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On Our Way Home: Chapter Seven

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After I stopped feeling sorry for myself or what I had been doing in this chair for so long, I pulled my phone out of my pocket. I set it to do not disturb. Several calls came in from the office. Curiosity certainly got the better of Barb, who served as my secretary and paralegal, and whatever else was needed to help me with the constant turning of the plates in my one-attorney practice. I didn’t want to explain anything to her about what had happened. But I had to at least let her know that the trial wouldn’t be over until after the holidays. I decided to text her that the case was adjourned until January 2nd.

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I didn’t offer an explanation. She didn’t ask for one. This suggested to me that she probably heard about all this from someone she knew at the courthouse. No matter what, I already gave her a whole week off for Christmas. By the time she gets back, I’ll be back in court trying to clean up the trash can on my left.

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I also had a flood of messages from Linda. At some point, I would have to tell her about the unexpected misadventures that missed my supposedly golden opportunity and boiled down to what was still gurgling on the floor next to me. I definitely didn’t feel like explaining anything to her about what had happened, as the news would have been met with a machine gun of questions stemming from a thinly veiled “I told you so” premise. At least I won’t have any doubts about why I took this case at all, or how I collected evidence, or why I didn’t kick someone off the jury, or why I did or didn’t say or did what I said. or did not say or do in court that led to the result. It’s more like saying “you need more sleep”. or “you should exercise more” or “you’re eating too fast” or “you’re eating too much” or “why didn’t you check the date on the milk?” or “why didn’t you apologize?” or “why didn’t you convince the judge to let you continue?” I was angry at the Inquisition, she said that she was just trying to help, and I replied that there was really nothing useful in this.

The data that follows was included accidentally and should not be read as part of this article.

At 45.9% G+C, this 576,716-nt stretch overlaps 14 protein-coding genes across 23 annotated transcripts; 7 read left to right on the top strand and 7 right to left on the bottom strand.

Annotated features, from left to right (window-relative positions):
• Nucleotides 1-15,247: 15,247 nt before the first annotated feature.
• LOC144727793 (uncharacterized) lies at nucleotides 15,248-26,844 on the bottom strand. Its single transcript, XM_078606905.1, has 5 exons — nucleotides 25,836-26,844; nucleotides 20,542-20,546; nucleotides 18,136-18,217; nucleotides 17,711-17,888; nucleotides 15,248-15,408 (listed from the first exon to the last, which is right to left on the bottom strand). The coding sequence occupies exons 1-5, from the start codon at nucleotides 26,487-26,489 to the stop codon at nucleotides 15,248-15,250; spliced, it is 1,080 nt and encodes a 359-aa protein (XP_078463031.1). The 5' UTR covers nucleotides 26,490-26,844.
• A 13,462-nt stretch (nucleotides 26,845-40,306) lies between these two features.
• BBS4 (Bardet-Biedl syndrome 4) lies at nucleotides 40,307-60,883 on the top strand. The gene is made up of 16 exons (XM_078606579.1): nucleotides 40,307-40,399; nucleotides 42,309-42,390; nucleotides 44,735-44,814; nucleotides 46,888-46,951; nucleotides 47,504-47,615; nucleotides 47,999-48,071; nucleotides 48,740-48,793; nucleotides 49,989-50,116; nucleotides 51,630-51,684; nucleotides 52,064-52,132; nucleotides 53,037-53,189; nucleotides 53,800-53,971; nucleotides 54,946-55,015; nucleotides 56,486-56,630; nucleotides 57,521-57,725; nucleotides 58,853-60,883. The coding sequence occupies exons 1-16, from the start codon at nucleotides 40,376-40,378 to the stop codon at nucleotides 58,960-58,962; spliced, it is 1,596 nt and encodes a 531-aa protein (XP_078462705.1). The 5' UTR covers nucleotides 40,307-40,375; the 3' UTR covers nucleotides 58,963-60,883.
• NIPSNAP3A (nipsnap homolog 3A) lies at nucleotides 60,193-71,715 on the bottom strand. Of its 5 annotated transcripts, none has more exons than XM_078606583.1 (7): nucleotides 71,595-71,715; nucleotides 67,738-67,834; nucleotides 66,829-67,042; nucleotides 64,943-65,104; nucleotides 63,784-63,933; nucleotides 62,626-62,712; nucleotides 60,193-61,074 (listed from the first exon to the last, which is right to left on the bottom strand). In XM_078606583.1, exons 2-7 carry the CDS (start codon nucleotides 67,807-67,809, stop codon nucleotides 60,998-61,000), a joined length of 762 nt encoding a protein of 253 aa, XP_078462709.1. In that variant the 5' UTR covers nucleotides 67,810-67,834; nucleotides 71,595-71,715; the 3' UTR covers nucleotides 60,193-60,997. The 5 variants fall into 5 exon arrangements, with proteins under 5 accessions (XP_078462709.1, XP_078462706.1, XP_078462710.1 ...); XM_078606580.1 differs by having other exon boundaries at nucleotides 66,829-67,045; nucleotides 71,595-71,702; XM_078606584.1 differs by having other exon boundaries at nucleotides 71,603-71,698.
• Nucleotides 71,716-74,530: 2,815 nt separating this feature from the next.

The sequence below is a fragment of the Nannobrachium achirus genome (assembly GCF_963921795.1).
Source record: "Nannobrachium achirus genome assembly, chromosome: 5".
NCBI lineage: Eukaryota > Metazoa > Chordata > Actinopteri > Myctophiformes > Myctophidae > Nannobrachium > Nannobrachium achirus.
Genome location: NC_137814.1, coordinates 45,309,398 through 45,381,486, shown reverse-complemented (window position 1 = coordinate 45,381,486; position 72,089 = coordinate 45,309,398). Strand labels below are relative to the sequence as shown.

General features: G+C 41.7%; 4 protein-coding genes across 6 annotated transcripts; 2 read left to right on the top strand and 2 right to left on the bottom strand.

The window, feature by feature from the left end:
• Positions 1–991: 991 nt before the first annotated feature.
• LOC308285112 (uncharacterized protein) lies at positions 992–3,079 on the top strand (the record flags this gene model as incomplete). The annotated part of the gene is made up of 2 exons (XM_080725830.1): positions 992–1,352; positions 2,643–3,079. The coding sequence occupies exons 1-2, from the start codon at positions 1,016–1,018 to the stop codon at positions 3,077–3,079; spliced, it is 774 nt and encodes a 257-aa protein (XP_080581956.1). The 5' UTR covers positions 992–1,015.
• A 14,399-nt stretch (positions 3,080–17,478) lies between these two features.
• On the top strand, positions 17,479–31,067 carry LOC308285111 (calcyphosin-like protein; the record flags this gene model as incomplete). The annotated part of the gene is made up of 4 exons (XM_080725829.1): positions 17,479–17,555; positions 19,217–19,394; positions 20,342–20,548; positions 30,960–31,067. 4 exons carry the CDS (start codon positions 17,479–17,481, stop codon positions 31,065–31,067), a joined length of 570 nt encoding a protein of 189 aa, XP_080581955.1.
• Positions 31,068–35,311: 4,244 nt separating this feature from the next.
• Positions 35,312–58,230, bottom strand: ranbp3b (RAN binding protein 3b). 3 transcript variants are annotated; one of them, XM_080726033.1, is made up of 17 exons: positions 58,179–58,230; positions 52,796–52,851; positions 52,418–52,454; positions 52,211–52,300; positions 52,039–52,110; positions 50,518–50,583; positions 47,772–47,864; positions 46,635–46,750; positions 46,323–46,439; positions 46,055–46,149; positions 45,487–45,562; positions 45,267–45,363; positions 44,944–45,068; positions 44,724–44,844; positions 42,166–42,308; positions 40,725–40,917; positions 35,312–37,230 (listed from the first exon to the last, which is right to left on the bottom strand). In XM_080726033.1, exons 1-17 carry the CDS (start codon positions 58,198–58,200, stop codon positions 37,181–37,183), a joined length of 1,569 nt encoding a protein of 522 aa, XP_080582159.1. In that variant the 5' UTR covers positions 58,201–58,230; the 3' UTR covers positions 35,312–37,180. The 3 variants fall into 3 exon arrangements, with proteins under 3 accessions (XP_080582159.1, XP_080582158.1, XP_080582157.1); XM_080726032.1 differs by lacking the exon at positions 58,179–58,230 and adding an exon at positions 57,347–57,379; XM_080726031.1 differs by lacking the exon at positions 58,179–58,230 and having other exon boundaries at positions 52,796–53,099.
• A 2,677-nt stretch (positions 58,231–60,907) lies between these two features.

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I remembered again that she had insisted on a party that night.

It’s my own fault that I didn’t make her do it another day, or didn’t do it at all. But I allowed myself to get carried away by the all-in bet I made out of the belief/delusion that everything would fit just right, that the Spirit of Christmas would step in and give us the result I wanted. raced for years, battling in singles and doubles in the infield, all in the hope of eventually circling the bases triumphantly after hitting the Grand Slam.

Running into Linda and Barb and everyone else would have been a lot easier if I’d just lost the damn case. This has happened to me before, more than once. Any lawyer who bragged about never losing in court didn’t handle many cases, because the best you can hope for when the court actually comes to a verdict is a fifty-fifty record. Too much had changed from the moment it all began, until the jury filled out the verdict form and knocked loudly on the door. It was a sound that used to fill me with wonder, but now only filled me with fear, no matter the outcome. Yet, whether they win or lose, few lawyers can claim to have turned a potentially huge win into an inevitable failure because they puke in front of the jury as they prepare to make their closing argument.

Linda also insisted that I be checked out. This is what I already planned to do. The fact that she will push me towards it will make me not want it. It was stupid, it was juvenile. But if I hadn’t changed by the time I was halfway to ninety, when was I going to change?

At the bottom of Linda’s messages, I noticed a request to stop by on her way home from court and pick up some things she needs for the party. Like I want to cut my euphoria or get out of my desperation to push the cart up and down and down the aisles of the grocery store. Luckily, the purgatory I plunged into set me up to want to do something tangible, even if it was as simple as making sure I got everything from a list of items, from four sodas to a big bag. paper towels (not the cheapest), long-nosed lighters to light the wicks of the red and green candles that littered the ground floor of the house, and three boxes of crackers, and a tray of the best cold cuts. and cheeses that the mother of one of my former clients (I got him well compensated so she didn’t hate me) put together in a Styrofoam rectangle and covered tightly with plastic wrap.